The vicious clover root weevil (CRW) was first detected in Ashburton in 2008 and is spreading throughout the South Island. AgResearch has introduced a tiny parasitic wasp as a biological control agent to limit damage caused by weevil infestations. Mr Clark said CRW had potential to create a huge problem, as it weakened clover in pastures grazed by dairy cows and other stock. “It is another pest that will take the edge off production and farmers should be vigilant. It shows how incredibly conscious we need to be about biosecurity at our borders.” AgResearch says CRW would have become more noticeable in spring and summer as larval populations turned into adults, emerging from the soil to feed on clover leaves. Small populations rapidly increase in size. Scientists say the parasitic wasp is proving every effective and spreading rapidly with the weevil. They want farmers to report CRW outbreaks so more releases of the wasp can be programmed.
A clover root weevil (left) is about to be attacked by a parasitic wasp.
Christchurch and Nelson in 2006. Fortunately for South Island farmers, the wasp was available for immediate release and AgResearch introduced large populations of the weevil at Richmond and the Rai Valley in 2006, and then again in Golden Bay in 2009 in the hope that the wasps would spread along with CRW and thereby minimise the pest’s damage in the South Island. Again, the biocontrol agent exceeded expectations by catching up with the outer limits of CRW populations in Golden Bay, Nelson and Marlborough, and then staying hot on CRW’s heels as it expanded southwards.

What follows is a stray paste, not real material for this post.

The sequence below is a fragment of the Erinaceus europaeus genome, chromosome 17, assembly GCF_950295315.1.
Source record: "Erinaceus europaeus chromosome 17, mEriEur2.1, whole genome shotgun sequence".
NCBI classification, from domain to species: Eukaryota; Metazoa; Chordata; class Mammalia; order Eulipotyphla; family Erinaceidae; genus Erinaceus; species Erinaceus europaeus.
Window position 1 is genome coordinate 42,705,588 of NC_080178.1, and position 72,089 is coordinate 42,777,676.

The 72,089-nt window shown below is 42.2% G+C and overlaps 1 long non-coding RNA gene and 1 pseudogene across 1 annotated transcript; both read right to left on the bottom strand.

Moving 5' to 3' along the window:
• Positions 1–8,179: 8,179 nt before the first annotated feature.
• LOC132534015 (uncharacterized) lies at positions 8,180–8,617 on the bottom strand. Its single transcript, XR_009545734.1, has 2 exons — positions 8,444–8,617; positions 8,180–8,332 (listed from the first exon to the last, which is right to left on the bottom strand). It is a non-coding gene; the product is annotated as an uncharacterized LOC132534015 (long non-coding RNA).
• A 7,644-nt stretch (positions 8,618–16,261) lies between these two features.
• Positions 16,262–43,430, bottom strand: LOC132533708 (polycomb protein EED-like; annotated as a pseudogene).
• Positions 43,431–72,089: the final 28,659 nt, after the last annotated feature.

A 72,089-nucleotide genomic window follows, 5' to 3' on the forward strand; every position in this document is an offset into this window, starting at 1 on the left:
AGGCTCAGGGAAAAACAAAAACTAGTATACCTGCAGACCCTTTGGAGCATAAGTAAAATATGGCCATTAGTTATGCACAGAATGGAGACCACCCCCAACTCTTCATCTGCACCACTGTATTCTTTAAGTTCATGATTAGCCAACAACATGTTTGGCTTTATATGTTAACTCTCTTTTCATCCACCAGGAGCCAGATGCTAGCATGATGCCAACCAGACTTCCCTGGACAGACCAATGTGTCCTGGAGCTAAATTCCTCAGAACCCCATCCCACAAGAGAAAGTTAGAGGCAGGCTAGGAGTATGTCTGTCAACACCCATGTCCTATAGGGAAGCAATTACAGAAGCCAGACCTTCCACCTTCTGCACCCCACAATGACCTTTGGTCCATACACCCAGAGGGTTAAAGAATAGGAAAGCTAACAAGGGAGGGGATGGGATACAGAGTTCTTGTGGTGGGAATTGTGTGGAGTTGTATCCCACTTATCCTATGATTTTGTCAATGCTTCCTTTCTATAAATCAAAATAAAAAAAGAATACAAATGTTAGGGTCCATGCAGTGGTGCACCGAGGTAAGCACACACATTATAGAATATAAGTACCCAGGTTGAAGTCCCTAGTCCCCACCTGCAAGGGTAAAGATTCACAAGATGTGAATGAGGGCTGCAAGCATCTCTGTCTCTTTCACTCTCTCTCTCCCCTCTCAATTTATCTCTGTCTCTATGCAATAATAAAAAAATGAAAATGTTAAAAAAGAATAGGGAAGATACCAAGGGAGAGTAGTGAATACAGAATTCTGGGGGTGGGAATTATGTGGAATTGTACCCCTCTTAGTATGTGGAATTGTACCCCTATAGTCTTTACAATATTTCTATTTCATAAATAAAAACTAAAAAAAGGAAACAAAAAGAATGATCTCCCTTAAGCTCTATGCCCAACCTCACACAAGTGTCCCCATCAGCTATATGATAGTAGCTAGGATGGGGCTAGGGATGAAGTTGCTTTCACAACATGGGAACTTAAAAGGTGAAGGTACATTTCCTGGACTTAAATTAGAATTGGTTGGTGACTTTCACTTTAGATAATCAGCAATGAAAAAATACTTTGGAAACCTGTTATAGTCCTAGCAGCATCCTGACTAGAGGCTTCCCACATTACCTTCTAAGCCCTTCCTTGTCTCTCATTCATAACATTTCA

The wasp cannot eliminate CRW, but can suppress the pest within a year or two, alleviating some of the pressure Sampling in 2011 showed that the wasp has been carried by the weevil south as far as Springs Junction on pastures and on farmers’ pockets. and Kaikoura. It has also reached Lincoln, probably from North Canterbury or Rakaia Island where it had While the serious pest is well-established in the North previously been released. Island, CRW made its first unwelcome appearance near